Ian says, “We were going for something more in line with crusty, sludgy death metal like Autopsy, Anatomia, and Coffins. But I think the result was a little more different than those? I don’t know how to describe it, personally. It’s definitely death metal, there’s a little doom and grind thrown in, but I think it just took shape that way because that was the most fun way to play, and I think that shows on the tracks. We’ve always kind of just wanted to do whatever sounds best to us, what pushes us as musicians, and not really focus on what bands we take influence from.”

As for what themes Ootheca explores and where their lyrics burrow, Ian says, “It’s kind of funny, honestly. We’d already had the name Ootheca in mind when we started, so we figured a bug theme would be kind of cool.”

For instance, Ian says, “Proboscis” is about “[t]ranscending the mammalian impulse. I dunno, I feel like saying too much takes all the fun out of it.” Ian goes on to explain that ootheca are “the egg sack[s] of a praying mantis or cockroach. I dunno if you’ve ever seen a video of those things but watching them hatch is gnarly. We’re both fans of science fiction, and drowning whatever lyrical theme in allusive metaphors about interdimensional bugs seemed like a fun way to do it. I think the way our playing fits together meshes with that idea too. To me, the demo sounds kind of crawly, kind of slimy.”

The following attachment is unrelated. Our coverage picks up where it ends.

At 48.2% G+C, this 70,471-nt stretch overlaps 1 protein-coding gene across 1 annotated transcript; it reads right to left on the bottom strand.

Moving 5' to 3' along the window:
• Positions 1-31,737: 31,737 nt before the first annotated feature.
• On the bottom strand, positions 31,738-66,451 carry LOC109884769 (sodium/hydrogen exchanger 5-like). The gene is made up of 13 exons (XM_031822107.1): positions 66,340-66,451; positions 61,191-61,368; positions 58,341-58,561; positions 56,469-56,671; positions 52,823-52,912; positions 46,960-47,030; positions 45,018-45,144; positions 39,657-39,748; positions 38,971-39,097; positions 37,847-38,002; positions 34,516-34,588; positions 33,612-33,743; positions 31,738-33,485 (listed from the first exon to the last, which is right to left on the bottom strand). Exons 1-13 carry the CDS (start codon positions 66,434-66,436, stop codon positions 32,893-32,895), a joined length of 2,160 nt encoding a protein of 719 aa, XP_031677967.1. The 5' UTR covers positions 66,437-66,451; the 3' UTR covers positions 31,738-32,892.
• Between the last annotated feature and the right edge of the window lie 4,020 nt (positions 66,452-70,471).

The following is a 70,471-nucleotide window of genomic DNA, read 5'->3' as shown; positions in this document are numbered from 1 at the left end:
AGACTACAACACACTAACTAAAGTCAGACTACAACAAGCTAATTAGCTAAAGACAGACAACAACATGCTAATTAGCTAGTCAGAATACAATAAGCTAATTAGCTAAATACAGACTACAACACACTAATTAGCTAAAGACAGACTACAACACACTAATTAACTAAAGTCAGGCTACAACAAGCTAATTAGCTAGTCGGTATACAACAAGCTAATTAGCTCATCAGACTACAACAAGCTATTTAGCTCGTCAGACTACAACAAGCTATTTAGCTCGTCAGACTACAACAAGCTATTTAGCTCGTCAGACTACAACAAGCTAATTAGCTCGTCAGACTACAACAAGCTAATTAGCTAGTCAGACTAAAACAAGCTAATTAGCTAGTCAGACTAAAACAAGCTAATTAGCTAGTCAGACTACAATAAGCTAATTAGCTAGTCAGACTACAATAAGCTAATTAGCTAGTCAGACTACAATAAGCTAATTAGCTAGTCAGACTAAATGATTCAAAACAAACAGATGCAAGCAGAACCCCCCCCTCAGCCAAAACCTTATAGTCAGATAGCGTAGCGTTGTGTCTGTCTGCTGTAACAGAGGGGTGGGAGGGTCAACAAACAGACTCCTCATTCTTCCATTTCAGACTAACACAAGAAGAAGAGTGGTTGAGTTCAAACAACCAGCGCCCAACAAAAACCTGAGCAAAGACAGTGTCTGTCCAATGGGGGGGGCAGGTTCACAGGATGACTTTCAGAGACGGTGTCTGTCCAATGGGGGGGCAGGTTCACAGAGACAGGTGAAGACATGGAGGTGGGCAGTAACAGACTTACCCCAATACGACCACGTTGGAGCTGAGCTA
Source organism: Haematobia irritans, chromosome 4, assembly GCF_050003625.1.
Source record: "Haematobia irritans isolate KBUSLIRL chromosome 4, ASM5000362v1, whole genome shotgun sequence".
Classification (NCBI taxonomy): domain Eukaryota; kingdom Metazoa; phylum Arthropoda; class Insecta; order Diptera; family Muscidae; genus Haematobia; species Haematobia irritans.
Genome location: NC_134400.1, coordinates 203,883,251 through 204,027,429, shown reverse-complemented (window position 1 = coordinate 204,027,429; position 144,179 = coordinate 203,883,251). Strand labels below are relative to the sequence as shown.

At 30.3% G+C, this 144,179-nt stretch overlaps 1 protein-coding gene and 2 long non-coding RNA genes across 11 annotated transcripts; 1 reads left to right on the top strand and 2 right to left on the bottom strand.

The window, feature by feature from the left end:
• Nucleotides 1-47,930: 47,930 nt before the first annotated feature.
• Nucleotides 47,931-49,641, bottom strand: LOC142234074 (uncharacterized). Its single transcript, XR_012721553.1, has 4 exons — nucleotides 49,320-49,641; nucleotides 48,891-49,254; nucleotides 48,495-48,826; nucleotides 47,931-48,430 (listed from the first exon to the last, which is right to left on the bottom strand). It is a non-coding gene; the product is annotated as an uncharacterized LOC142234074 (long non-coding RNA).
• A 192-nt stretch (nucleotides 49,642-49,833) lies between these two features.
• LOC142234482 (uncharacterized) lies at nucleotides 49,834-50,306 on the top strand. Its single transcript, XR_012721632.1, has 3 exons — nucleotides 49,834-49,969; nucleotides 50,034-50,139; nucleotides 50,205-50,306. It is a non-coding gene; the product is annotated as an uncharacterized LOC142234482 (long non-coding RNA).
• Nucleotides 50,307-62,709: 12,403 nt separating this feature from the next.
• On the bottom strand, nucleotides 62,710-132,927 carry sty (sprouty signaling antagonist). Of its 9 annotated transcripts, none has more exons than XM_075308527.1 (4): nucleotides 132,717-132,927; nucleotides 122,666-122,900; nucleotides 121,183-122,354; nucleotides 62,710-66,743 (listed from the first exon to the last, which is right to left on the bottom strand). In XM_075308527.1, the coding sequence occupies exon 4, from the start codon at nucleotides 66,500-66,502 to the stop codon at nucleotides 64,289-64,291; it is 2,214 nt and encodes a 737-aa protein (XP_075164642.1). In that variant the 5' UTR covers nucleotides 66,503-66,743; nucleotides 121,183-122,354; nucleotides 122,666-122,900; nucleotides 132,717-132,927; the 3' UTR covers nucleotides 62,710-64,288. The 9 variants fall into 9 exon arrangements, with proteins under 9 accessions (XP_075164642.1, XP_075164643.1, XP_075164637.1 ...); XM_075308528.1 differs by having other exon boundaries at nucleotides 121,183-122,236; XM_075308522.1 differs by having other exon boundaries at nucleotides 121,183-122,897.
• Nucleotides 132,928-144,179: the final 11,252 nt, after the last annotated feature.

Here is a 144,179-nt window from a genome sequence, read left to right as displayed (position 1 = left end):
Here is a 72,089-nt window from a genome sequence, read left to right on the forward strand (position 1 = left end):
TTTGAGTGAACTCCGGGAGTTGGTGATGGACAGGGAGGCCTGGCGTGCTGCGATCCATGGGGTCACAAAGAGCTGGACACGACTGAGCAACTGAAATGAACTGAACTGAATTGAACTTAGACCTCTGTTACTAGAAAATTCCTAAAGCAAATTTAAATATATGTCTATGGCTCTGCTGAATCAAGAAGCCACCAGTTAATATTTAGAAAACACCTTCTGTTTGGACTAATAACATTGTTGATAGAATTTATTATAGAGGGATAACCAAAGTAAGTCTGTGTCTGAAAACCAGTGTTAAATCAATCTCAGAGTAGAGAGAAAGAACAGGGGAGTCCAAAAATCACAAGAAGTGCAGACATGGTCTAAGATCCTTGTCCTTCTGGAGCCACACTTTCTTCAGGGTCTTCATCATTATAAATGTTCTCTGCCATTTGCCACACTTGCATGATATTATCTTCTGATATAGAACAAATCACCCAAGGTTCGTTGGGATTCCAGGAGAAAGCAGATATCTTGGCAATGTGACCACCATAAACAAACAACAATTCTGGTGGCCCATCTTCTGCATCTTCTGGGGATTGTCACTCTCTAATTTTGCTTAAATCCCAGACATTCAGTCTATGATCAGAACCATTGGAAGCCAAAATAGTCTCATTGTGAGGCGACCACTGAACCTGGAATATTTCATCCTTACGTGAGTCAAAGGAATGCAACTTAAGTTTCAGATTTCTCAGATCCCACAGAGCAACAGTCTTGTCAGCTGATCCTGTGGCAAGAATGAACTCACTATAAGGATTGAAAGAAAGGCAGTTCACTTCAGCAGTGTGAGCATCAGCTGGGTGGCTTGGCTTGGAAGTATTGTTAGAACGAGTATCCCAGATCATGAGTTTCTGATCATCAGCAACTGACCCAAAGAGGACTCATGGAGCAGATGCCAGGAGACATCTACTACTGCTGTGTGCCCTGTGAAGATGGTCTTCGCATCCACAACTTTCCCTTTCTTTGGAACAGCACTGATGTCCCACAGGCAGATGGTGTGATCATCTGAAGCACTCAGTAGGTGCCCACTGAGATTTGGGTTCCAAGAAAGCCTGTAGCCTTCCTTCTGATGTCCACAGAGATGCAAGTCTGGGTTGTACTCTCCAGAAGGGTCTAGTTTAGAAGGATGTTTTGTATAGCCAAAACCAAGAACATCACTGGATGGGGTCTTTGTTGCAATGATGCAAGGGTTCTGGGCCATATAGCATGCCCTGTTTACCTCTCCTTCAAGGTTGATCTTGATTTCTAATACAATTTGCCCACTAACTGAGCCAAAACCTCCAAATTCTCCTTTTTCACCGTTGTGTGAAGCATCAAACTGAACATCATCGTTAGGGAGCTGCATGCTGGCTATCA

“As for the music themes,” Mike says, “I wanted elements of late ‘80s/early ‘90s death grind with moments of me worshiping at the Altar of Dad Rock in secret when applicable to a song. Ian also showed me the philosophical works of Mark Fisher. He wrote about how parts of our collective musical/artistic past tend to creep up on us and repeat in slightly different ways. Almost as though they are ghosts from beyond that haunt us, hence the instrumental called ‘Hauntology.’ Not going to tell you where the idea came from but it’s a Bay Area Thrash band… So with ‘Hauntology’ in mind, I see Ootheca in the vein of the old school of death metal past but with some unexpected twists here and there.”